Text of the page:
In lexicography, a lexical item (or lexical unit / LU, lexical entry) is a single word, a part of a word, or a chain of words (catena) that forms the basic elements of a language's lexicon (≈ vocabulary). Examples are cat, traffic light, take care of, by the way, and it's raining cats and dogs. Lexical items can be generally understood to convey a single meaning, much as a lexeme, but are not limited to single words. Lexical items are like semes in that they are "natural units" translating between languages, or in learning a new language. In this last sense, it is sometimes said that language consists of grammaticalized lexis, and not lexicalized grammar. The entire store of lexical items in a language is called its lexis. Lexical items composed of more than one word are also sometimes called lexical chunks, gambits, lexical phrases, lexical units, lexicalized stems, or speech formulae. The term polyword listemes is also sometimes used.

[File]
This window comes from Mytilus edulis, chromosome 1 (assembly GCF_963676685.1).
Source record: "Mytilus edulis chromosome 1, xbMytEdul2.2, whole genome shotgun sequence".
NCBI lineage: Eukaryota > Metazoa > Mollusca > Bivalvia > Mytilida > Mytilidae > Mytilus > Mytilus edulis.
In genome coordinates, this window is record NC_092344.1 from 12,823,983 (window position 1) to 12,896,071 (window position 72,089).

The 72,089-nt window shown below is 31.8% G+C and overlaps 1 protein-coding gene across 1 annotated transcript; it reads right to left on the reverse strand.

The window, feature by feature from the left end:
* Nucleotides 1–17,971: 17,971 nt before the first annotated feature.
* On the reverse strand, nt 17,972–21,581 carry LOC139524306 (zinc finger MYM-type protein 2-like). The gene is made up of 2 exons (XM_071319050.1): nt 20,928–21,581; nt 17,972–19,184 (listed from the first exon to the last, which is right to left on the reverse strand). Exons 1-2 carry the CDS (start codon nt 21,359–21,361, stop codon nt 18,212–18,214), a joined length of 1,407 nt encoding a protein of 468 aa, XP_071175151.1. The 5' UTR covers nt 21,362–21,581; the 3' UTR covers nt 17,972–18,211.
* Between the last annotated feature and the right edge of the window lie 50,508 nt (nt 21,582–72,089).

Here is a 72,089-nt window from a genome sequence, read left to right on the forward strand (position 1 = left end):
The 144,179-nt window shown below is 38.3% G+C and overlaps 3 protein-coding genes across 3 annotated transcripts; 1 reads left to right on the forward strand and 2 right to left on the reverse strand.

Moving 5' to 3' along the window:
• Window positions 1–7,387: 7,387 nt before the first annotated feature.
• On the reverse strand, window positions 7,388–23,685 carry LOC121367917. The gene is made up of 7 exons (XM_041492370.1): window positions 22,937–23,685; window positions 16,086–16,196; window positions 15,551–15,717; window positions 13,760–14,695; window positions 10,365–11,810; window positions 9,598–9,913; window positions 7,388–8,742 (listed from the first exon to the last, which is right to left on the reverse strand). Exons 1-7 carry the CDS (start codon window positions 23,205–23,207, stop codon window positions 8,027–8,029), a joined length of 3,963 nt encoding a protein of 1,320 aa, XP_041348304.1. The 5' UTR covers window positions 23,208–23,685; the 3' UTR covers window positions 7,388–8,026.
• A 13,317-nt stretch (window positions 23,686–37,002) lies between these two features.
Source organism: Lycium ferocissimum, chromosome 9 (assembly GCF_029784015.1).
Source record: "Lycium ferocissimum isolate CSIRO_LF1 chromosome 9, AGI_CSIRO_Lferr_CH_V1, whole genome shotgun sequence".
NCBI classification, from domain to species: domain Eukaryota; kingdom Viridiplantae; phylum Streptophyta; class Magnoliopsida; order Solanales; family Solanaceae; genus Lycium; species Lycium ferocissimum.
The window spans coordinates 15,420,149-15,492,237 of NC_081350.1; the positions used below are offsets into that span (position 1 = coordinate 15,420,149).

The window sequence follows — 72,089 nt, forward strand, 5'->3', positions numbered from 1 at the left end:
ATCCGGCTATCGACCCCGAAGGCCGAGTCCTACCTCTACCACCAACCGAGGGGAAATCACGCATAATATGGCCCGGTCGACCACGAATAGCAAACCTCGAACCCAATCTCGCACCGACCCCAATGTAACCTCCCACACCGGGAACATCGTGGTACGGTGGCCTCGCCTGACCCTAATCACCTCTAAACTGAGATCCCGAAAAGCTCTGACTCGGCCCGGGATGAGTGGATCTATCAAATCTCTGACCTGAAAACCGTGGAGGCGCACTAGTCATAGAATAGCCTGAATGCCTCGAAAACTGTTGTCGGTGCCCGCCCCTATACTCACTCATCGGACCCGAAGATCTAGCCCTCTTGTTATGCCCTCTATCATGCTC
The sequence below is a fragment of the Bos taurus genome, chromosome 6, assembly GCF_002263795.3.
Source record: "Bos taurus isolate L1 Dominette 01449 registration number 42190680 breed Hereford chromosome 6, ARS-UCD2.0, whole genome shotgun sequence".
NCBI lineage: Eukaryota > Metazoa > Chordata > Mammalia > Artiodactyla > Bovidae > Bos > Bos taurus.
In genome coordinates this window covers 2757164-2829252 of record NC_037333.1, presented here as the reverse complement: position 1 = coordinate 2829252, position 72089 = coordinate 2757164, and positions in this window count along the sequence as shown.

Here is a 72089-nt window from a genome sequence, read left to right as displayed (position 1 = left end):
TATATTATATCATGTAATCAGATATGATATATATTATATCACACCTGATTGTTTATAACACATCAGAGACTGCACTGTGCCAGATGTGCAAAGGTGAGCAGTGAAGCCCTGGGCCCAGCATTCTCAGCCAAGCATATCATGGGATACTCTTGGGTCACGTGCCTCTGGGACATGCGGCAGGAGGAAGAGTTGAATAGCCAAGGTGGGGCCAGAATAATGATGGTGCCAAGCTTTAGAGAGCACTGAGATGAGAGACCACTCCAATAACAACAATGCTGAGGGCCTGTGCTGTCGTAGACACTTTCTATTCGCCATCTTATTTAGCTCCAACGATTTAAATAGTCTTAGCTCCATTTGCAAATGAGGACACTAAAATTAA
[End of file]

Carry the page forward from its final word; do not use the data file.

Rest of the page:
This table shows the example usage of word lists for keywords extraction from the text above.
|Word||Word Frequency||Number of Articles||Relevance|